Why Is Everybody Yelling?
Growing Up in My Immigrant Family
Author: Marisabina Russo
“A wonderful book about figuring out who we are and who we want to be when we grow up. It’s also about being an American—especially a first-generation American.” —Roz Chast
This graphic-novel debut from an acclaimed picture book creator is a powerfully moving memoir of the author's experiences with family, religion, and coming of age in the aftermath of World War II, and the childhood struggles and family secrets that shaped her.
It’s 1950s New York, and Marisabina Russo is being raised Catholic and attending a Catholic school that she loves—but when she finds out that she’s Jewish by blood, and that her family members are Jewish survivors of the Holocaust, her childhood is thrown into turmoil. To make matters more complicated, her father is out of the picture, her mother is ambitious and demanding, and her older half-brothers have troubles, too. Following the author’s young life into the tumultuous, liberating 1960s, this heartfelt, unexpectedly humorous, and meticulously illustrated graphic-novel memoir explores the childhood burdens of memory and guilt, and Marisabina’s struggle and success in forming an identity entirely her own.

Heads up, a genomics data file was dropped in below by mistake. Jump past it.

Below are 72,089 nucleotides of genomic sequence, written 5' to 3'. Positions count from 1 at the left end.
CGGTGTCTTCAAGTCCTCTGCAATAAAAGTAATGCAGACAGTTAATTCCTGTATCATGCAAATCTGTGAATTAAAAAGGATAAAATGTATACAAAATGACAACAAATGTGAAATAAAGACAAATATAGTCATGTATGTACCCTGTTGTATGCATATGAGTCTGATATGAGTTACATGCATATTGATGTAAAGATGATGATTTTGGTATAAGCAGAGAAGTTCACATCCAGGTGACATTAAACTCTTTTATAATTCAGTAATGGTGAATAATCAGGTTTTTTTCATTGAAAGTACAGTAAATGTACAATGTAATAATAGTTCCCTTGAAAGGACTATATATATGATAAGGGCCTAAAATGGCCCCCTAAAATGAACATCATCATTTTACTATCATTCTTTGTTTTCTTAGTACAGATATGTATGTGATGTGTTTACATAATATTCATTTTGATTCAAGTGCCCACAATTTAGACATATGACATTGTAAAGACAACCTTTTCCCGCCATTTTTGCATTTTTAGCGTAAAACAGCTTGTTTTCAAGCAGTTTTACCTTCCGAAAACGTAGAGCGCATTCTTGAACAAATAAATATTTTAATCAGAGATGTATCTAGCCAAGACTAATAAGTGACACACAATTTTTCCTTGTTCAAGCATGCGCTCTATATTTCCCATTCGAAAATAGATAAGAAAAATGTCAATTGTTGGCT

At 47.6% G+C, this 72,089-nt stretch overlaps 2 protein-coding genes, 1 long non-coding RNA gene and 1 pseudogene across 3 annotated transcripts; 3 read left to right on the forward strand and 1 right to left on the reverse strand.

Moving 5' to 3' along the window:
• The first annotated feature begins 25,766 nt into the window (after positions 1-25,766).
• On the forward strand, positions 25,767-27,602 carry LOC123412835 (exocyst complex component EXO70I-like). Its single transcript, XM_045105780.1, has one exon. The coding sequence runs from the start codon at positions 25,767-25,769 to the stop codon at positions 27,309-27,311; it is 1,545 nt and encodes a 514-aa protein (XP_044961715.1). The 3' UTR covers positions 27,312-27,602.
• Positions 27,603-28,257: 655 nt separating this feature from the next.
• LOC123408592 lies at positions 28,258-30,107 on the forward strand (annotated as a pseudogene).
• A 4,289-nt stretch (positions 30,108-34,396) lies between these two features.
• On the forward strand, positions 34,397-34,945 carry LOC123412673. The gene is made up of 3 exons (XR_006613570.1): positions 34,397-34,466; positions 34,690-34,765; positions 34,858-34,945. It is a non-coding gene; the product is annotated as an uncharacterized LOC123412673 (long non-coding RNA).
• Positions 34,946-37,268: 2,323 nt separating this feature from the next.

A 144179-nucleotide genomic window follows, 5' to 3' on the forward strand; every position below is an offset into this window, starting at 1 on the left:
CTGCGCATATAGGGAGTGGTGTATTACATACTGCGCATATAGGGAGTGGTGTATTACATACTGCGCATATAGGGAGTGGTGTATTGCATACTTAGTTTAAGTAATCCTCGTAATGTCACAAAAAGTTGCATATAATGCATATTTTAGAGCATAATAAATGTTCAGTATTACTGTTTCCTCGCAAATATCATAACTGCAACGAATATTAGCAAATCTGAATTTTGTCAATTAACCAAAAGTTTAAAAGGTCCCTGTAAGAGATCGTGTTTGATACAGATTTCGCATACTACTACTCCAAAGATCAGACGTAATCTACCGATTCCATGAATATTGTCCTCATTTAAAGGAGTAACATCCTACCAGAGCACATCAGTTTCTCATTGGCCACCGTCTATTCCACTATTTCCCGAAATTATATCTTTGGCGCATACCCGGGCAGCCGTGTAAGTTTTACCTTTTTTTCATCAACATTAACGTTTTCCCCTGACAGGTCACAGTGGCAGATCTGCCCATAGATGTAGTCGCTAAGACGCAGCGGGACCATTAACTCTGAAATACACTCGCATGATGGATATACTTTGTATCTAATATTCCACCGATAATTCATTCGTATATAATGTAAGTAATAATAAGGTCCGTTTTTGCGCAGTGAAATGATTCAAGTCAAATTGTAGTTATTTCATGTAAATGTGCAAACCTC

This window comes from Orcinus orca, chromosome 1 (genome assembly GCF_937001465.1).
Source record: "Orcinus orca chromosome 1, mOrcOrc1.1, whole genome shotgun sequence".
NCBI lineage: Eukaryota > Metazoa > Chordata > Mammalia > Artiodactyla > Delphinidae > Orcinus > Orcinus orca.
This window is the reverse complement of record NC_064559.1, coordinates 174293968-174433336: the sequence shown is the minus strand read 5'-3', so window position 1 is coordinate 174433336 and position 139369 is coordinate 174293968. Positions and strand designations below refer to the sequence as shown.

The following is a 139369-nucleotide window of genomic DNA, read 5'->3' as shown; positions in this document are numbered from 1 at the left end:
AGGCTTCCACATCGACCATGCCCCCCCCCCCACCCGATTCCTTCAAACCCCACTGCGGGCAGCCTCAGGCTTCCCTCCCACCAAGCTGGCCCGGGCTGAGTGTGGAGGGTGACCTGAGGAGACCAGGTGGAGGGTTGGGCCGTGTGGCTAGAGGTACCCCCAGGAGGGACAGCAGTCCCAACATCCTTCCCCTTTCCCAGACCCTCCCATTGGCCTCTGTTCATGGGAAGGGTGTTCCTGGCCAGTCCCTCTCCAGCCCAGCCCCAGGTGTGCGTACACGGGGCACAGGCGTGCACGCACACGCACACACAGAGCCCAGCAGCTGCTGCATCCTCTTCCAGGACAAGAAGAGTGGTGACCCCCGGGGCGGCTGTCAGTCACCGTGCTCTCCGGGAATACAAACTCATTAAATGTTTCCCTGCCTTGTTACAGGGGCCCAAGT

Farrar, Straus and Giroux (BYR)
In The News
“An unvarnished look at one complicated, opinionated, and personality-filled family.” —The Horn Book, starred review
“Ably conveyed through the many frames that capture heated, hurtful exchanges, delivered with practiced nonchalance at family gatherings, by adults who will not, or cannot, abandon their dysfunctional communication. As readers observe Russo’s ten-year journey to young adulthood, they may admire her love for her querulous mother, but they’ll be mighty glad to see her finally move out and on.” —The Bulletin of the Center for Children's Books
“The meticulous, detailed art is a highlight, striking the perfect tone for the quirky character of the world it portrays and rewarding repeated readings to catch every detail . . . Affectionately celebrates Jewish American experiences.” —Kirkus Reviews
“Relatable . . . A solid graphic memoir on the impact of World War II on families years later.” —School Library Journal